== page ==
Pedestrian Safety Campaign Changes Outlined

Pedestrian Safety Campaign Changes Outlined

OCEAN CITY — City and state officials turned out in force Wednesday to showcase the efforts being made through Ocean City’s new Walk Smart! campaign.

Also in attendance were Cecilia Roe and Christopher Cheswick, the parents of Matthew Cheswick, the young man killed last summer while waiting for a bus by a drunk driver on Coastal Highway. Roe and Christopher Cheswick both hope that Walk Smart! will help serve as a legacy for their son.

State Highway Administration (SHA) District Engineer Donnie Drewer said Monday that the state has made several changes to improve pedestrian safety in Ocean City.

“Every life lost on our roads is one too many. Because we understand that there are real people behind the statistics, SHA is relentless in trying to accomplish its vision for zero fatalities,” said Drewer. “The Walk Smart! campaign combines engineering, education and enforcement, and provides a case model on how solid partnerships in traffic safety can help prevent crashes and save lives.”

Already, SHA has changed turn sequences at three key intersections in town to eliminate pedestrian and vehicle conflicts at 28th, 94th, and 130th streets. Automatic pedestrian signal changes at 13 different intersections will “shorten the cycle length on the mainline,” thereby decreasing pedestrian wait time at those locations.

“Advanced pedestrian signals” have also been installed along the entire Coastal Highway corridor that will provide pedestrians roughly seven seconds of walk time before side road traffic is given a green light. Signage is also being upped around the resort, including portable electronic signs advising pedestrians to use crosswalks and permanent paving markings on curb tops mid-town that say “no pedestrian crossing.”

The changes have already shown some progress. When comparing January through June of last year to this year, there has been a 52-percent reduction in pedestrian accidents.

Ocean City Mayor Rick Meehan is optimistic about what the campaign could do for the resort this summer. It has even incorporated a family-friendly mascot: a crab lifeguard that watches over the road.

“Our visitors love Ocean City because we are a safe and fun family resort and we want to keep it that way,” he said. “We are asking visitors to Walk Smart! in Ocean City by using marked crosswalks and crossing with the signal. At the same time, we’re asking drivers to do the responsible thing: never drink and drive, stay alert and travel the posted speed limit.”

The fact that drivers are the other side of the coin in the campaign is important, according to Roe. When her son, Matthew, was struck he had not been attempting to cross the road but was only waiting for a bus. It was the drunk driver that collided with him who veered into the crowd. Still, Roe encouraged pedestrians who are following the rules and using crosswalks to remain aware of the traffic around them and alert for any signs that a driver might not be in control.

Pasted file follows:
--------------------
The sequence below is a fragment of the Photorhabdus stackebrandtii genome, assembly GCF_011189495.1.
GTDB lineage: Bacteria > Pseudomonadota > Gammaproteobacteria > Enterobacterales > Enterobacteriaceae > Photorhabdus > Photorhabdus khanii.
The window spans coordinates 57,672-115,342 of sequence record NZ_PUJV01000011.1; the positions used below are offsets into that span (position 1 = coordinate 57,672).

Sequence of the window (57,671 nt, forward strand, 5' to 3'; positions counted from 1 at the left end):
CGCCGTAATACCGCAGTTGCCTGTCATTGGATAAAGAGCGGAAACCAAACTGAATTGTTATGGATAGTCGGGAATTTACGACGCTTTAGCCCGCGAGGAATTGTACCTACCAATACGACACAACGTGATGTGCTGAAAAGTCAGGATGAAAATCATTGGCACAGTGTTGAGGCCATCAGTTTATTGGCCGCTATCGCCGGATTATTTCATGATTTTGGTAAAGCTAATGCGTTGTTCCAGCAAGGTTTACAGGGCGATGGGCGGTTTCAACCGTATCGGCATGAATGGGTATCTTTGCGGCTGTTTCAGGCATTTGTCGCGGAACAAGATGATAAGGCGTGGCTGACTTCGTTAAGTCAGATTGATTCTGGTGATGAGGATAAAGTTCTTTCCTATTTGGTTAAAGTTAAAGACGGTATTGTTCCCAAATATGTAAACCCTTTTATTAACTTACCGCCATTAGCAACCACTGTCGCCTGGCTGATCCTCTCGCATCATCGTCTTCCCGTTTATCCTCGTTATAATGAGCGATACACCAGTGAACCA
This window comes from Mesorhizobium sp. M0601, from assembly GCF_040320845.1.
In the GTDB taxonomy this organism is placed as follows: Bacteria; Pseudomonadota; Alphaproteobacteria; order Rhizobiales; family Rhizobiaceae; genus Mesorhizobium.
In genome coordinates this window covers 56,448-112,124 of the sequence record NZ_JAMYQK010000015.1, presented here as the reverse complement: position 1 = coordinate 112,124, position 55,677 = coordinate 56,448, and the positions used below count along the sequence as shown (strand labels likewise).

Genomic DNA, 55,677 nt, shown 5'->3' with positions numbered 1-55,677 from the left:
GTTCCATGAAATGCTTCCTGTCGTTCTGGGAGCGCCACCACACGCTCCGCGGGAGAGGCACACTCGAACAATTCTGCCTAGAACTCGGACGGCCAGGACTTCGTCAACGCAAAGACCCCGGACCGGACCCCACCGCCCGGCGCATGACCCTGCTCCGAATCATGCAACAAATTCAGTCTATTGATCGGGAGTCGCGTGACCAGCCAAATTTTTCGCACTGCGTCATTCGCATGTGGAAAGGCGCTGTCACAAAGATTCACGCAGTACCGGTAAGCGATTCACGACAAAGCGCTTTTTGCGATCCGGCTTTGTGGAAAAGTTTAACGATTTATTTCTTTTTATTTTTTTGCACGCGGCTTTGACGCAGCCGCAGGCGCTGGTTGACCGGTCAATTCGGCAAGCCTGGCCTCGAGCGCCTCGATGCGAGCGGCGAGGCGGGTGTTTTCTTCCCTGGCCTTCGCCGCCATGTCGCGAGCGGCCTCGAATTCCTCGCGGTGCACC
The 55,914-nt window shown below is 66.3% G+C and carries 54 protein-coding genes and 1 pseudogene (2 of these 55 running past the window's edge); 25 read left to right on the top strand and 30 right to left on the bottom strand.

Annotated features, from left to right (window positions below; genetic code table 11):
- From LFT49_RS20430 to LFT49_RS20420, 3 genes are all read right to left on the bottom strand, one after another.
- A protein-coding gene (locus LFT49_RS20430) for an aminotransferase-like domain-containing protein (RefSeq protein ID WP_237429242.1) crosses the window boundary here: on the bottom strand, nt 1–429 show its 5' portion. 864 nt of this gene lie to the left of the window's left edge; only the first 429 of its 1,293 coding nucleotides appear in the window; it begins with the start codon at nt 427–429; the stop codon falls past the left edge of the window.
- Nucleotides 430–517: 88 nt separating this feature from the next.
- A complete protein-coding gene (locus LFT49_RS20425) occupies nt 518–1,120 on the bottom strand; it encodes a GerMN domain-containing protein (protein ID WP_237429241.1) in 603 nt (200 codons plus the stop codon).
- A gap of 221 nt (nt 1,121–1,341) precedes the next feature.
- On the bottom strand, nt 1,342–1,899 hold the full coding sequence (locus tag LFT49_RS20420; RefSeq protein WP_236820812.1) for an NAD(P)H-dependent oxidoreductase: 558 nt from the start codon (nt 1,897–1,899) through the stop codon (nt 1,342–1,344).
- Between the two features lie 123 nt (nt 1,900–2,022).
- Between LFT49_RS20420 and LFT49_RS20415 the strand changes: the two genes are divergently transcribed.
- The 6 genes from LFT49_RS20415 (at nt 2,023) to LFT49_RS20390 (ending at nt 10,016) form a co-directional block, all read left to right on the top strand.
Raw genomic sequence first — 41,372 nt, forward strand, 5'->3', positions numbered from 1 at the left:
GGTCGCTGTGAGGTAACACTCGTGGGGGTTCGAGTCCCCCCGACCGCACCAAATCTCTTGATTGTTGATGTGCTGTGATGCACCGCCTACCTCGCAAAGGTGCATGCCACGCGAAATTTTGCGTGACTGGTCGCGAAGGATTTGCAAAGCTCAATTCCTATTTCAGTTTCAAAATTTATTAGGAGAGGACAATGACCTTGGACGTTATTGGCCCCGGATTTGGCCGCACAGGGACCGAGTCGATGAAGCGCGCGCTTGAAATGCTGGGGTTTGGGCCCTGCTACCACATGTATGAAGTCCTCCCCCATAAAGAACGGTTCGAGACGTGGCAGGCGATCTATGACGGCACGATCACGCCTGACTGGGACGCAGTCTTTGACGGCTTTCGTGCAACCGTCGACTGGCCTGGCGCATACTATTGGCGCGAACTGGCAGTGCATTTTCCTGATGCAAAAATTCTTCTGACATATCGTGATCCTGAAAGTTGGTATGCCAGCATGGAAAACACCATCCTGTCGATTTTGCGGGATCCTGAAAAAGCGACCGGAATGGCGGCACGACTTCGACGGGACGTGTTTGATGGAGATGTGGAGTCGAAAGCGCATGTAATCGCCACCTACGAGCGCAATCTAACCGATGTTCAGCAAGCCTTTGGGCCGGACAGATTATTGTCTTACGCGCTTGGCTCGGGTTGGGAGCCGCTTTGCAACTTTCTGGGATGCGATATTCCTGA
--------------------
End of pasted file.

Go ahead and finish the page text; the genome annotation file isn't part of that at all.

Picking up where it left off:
“Somebody else’s wrong choice to get behind the wheel of a car drunk, more than three times the legal limit, took Matthew’s life,” she said. “Our pedestrians need to be aware that they may be innocent victims and that they need to be cognizant of everything that is going on around them and they need to be watching.”

Matthew’s father, Christopher Cheswick, stressed the same awareness and thanked everyone involved with Walk Smart! for using the tragedy that happened last summer to try to make a positive change.

“I appreciate what everyone in Ocean City is doing to attempt to spread his legacy,” said Christopher Cheswick.

Besides Walk Smart!, the family also hopes that the Matthew Cheswick Memorial Fund, which seeks to place a memorial bench in Ocean City as well as offer scholarships at Matthew’s alma mater, will remind people to stay focused when traveling, whether in a car or on foot.

Ocean City Police Chief Ross Buzzuro reminded those gathered that it takes a collaborative effort to make people understand the importance of vigilance on Coastal Highway and the need for crosswalks. He thanked town leadership, the SHA, the OCPD, the media and private citizens for coming together to support the Walk Smart! campaign.

“It’s a true example of what partnership can do for a specific cause,” he said.

There are a number of simple tips to keep in mind that could save a life, added Ross. Pedestrians should always only cross at marked crosswalks, should follow all traffic signals, should use the sidewalk when preparing to cross instead of walking along the street and should wear light-colored or reflective clothing at night to increase visibility for drivers.

For those behind the wheel, Ross asked that drivers always remember to follow state law by stopping for any pedestrian in a crosswalk. When turning, drivers should yield to pedestrians and slow down while also avoiding distractions like phones. Finally, motorists need to remember to share the road with bicycles and give cyclists three feet of space when passing.

Ocean City faces a unique challenge, said Drewer, in that its population fluctuates drastically between season and off-season and even week to week during the summer. With a little extra attention, however, he was confident that Walk Smart! can improve pedestrian safety in the resort.

“We all need to be thinking about the rules of the road,” he said.